Bodies per barrel
In 2014, Évelyne Dhéliat presented a mock forecast for Aug. 18, 2050 on France’s TF1. She was highlighting the long-term risk of heat waves in France by the middle of the century. Dhéliat’s weather map is almost exactly the one now blazing across French screens for this weekend — 28 years and two months early.
Twenty-eight years early is enough to stick in your mind, but so are those two months. It’s only mid-June and we’re already seeing brutal heat waves around the world, including vast areas of the United States.
America the battered
Over 100 million Americans were urged to stay indoors and shelter from the heat and humidity this week. In some states, schools shifted back to remote classes. In Kansas, thousands of dead cattle were rounded up by forklift. In California and the Southwest, “walls of fire” are racing through forests.
And those lucky enough to avoid scorching temperatures were hit by floods. Ten thousand people were evacuated from in and around Yellowstone National Park after torrential rain destroyed roads and bridges and washed buildings into rivers. “I’ve heard this is a 1,000-year event, whatever that means these days,” said the park superintendent.
Climate activists jailed
It’s against that backdrop of mayhem that Dr. Tim Takaro was marched off to jail. B.C. Supreme Court Justice Shelley Fitzpatrick threw the book at Takaro and sentenced him to a month behind bars for protesting the Trans Mountain pipeline expansion. Tsleil-Waututh Nation member William George was given 28 days in jail back in May.
Tim Takaro is one of the most mild-mannered, thoughtful guys you’ll ever meet. A medical doctor, he’s recently retired from his perch as associate dean of health sciences at Simon Fraser University, itself perched right above the Trans Mountain tank farms on Burnaby Mountain that the local fire department says it could not control in the event of an accident.
Takaro spent several years writing reports and giving input to the Trans Mountain assessment. “And I exhausted all those routes and had my science ignored. And the whole process was rigged. And so that's what led me to nonviolent civil disobedience,” he told Cloe Logan.
And so Takaro scaled one of the trees slated to be logged to clear the way for the new pipeline and spent the better part of 16 months in a makeshift treehouse along the Burnett River.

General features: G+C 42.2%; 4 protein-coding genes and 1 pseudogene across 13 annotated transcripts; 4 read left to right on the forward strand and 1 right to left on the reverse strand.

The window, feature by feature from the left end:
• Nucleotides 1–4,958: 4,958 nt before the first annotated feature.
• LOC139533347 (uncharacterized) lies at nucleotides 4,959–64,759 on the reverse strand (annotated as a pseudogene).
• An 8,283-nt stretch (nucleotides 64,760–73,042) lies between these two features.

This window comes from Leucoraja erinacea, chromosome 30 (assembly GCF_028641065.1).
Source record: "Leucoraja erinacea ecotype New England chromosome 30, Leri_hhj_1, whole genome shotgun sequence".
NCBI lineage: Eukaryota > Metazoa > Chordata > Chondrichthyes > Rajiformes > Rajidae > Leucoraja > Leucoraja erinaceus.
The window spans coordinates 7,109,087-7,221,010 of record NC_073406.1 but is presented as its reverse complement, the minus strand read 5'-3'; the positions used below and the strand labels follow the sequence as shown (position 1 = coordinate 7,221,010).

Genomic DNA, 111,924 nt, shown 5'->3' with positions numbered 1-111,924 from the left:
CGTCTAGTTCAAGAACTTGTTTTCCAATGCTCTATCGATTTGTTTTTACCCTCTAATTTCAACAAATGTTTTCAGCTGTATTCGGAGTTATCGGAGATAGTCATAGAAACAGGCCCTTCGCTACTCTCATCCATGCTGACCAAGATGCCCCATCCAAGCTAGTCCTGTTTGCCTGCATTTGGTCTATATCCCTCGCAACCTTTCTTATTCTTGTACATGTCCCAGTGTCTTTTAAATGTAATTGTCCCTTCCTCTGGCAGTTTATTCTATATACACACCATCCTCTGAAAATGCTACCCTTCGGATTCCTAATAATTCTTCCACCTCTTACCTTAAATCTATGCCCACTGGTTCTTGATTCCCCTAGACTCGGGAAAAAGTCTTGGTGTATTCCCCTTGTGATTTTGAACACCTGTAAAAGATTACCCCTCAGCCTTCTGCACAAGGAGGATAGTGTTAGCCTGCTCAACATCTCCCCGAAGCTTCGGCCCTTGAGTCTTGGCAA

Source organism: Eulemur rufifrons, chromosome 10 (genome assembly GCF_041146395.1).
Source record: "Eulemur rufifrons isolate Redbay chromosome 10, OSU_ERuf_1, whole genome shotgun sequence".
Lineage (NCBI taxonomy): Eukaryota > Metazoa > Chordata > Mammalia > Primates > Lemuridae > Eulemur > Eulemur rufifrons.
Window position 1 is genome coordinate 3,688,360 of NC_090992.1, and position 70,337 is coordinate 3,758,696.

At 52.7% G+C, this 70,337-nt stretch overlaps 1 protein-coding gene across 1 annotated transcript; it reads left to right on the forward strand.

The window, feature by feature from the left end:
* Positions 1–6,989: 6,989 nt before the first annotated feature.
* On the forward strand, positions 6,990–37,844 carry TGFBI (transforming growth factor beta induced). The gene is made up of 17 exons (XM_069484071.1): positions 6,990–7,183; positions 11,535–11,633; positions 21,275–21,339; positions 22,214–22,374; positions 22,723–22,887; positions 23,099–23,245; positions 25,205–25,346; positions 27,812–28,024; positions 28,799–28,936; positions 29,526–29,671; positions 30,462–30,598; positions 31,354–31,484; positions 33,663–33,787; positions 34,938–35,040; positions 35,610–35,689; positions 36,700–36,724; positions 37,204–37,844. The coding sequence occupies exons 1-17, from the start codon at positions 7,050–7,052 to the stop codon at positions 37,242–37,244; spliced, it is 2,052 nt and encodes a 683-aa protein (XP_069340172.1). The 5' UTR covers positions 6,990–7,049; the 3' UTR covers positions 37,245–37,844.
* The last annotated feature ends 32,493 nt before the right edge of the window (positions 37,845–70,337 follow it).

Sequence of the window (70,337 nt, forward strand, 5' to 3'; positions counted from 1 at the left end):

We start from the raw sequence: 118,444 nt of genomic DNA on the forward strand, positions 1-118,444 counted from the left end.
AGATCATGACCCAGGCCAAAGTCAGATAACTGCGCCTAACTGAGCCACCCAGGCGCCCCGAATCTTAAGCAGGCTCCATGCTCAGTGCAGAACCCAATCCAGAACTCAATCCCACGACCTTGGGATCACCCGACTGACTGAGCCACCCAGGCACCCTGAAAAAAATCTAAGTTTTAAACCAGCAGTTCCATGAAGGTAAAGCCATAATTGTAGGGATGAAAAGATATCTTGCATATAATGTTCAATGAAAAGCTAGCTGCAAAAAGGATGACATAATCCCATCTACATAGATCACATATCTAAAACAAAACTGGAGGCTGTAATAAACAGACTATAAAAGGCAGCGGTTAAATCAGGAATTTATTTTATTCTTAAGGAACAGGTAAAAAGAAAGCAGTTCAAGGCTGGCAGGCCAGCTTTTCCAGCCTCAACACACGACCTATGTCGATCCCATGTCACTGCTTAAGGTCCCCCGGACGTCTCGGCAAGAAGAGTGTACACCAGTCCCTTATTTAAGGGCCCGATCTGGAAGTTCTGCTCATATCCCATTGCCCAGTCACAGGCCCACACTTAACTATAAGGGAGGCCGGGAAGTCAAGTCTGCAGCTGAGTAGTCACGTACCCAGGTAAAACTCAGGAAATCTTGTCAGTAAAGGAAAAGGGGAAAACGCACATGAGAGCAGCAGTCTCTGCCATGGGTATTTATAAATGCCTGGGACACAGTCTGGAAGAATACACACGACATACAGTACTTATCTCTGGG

“I never thought I would do this, but the American Medical Association points out that ethical responsibilities usually exceed legal duties,” he says.
Bodies per barrel
Takaro isn’t embellishing when he talks about ethical responsibilities and trees are not his foremost concern. We know, generally, that millions of lives are at stake in the climate fight but researchers are now calculating ever more precisely how many of us are likely to be killed from each fossil-fuelled tonne of carbon.
A new “Lives Saved Calculator” was just released by a collaboration of experts from universities and energy firms called the Climate Impact Lab.
Before we jump into the numbers, it’s important to note the lab is only calculating direct heat deaths. The analysts aren’t able to include people killed by storms or more indirectly by drought-induced famine, civil wars, migration or any of the myriad cascading consequences of climate disaster. Nor are they including land defenders or air pollution from the fossil fuel industry which kills nine million people a year.
And they’re a group of Americans, so they’ve structured the calculator to show how many people around the world would be saved if U.S. states decarbonize their electricity grids or get to net-zero by 2050.
The upshot? They calculate a total of 7.4 million lives saved over this century if the U.S. cuts emissions to net-zero.
Texas alone would save 174 thousand lives just by cleaning up its grid and over one million lives if it cut climate pollution to net-zero.
That last number — over one million lives — is an important one for Canadians because Canada’s emissions are pretty much the same as Texas’.
A note on heat pumps
A surprising number of you wrote in after last week’s newsletter about heat pumps. And so, for all the heat pump geeks out there, here are a couple more tidbits:
Carbon Brief recently published a guest post, How heat pump sales are starting to take off around the world, and those of you wondering about heat pumps during a Canadian winter might be interested in this case study from Fort St. James: Is Using a Heat Pump in the North Feasible? (Thanks to Brady Faught for highlighting it.)
There was a dustup this week over some leaked documents from Natural Resources Canada that led the Globe and Mail’s editorial board to conclude plans to cut emissions from the oil and gas sector are “too ambitious.” Tip of the hat to Dan Woynillowicz for pointing out an “interesting juxtaposition” in the ed board’s recent pronouncements:
Lobbying Environment Canada
March saw an all-time high for lobbying the feds and Environment Canada is now one of the most frequent targets.
“Mentions of Environment Canada in monthly communications reports increased 67 per cent from April 2021 to March 2022,” reports Natasha Bulowski.
Women lead most sustainable cities
Adding fuel to the old question of whether we’d have climate change licked if we could get the OWM out of the way, Corporate Knights declared an all-women podium in the global competition for most sustainable city:
“The mayors of the top three cities in this year’s Sustainable Cities Index — Stockholm, Oslo and Copenhagen — are all women, but the trend is not unique to famously progressive Scandinavia; from Bogotá to Mexico City to Accra to Tokyo, female mayors around the world are distinguishing themselves as climate leaders. Indeed, 50 per cent of the top 10 cities in the index are led by women.”